Turning up the light dimmer and pointing the beam is not the solution, either. But it’s increased our vigilance regarding yet another venue. Hopefully, it’s increased our vigilance a bit more in general.

Either way, it’s a good start.


RACISM REDUX: A Return to Maycomb

(post date: May 1, 2016)

Last year’s biggest literary event was the appearance of Harper Lee’s first novel in over half a century, Go Set a Watchman (HarperCollins). It’s been analyzed, theorized and criticized more than Donald Trump’s combover, but I think it bears one more look under the microscope now that it’s had a chance to age a few months.

Like so many other baby boomers, the name Harper Lee was burned into my psyche in high school. Back then her 1960 novel, To Kill a Mockingbird, was required reading. The story of a sleepy southern town torn apart by racism during the Great Depression had been around a decade and a half by then. I don’t recall being struck so much by the subject matter – in the years since its publication America had progressed through desegregation, the Civil Rights Act, even the bussing controversy. What did leave an impression were the two main characters: Scout Finch and her father Atticus.

To Kill A Mockingbird is narrated by Scout (a/k/a Jean Louise) as an adult recounting two childhood years that left a mark on her. A headstrong and irascible tomboy, Scout took us gently by the hand and walked us through two sultry summers spent chasing after the phantom Boo Radley. Her brother, Jem, and friend, Dill, accompanied us, but it was Scout’s innocent words and deeds that kept us so entertained.

And then there was Atticus.

If ever there was a genuine literary and cinematic hero (Gregory Peck won the Academy Award for his portrayal in the 1962 movie), it’s Atticus Finch. Atticus is the embodiment of the quietly dignified man standing up for what he believes is right in the face of overwhelming opposition. He’s the father figure we all long for and aspire to be. In his quiet way he taught us about human dignity. Since then, the name Atticus has become practically a household word. It conjures up the best things in human nature, things we strive for in our quieter moments, when life’s pressures aren’t pushing our darker buttons.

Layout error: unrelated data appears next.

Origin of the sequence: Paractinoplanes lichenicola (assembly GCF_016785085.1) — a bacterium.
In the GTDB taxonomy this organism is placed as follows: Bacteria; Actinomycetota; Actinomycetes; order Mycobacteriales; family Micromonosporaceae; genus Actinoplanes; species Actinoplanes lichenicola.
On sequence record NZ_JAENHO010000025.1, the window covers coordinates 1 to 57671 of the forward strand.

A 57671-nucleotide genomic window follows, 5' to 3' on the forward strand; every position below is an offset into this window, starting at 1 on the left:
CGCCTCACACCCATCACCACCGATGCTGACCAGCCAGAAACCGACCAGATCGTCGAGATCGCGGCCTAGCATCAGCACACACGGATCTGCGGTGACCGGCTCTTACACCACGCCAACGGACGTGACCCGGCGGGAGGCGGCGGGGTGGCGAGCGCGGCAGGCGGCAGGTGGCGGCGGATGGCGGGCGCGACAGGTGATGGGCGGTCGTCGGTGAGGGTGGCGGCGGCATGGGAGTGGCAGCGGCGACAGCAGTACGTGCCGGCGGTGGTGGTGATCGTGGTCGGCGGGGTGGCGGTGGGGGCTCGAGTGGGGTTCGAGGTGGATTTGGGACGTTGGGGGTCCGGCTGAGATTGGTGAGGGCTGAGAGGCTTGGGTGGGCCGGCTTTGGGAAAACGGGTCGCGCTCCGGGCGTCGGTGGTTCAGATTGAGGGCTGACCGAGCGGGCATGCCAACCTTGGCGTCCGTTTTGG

But Atticus isn’t real.

Atticus never was real. To Kill A Mockingbird and the trial of Tom Robinson aren’t real. They may be based on real people to some extent, sure. But this is fiction, and Harper Lee never intended for us to believe Atticus really existed. And therein lies the source of the anguish experienced by so many upon reading her second novel, Go Set A Watchman.

The book takes place twenty years after To Kill A Mockingbird. Jean Louise (as she now prefers) is a young woman with a career in New York. She has come back to Maycomb, Alabama, for a visit with her father and a handful of older relatives, as well as her would-be suitor, Henry. Jem is gone, having died a couple of years before, and Dill is off somewhere in the world pursuing his own life away from Maycomb. That leaves Jean Louise and Atticus to catch up on what’s going on in their lives.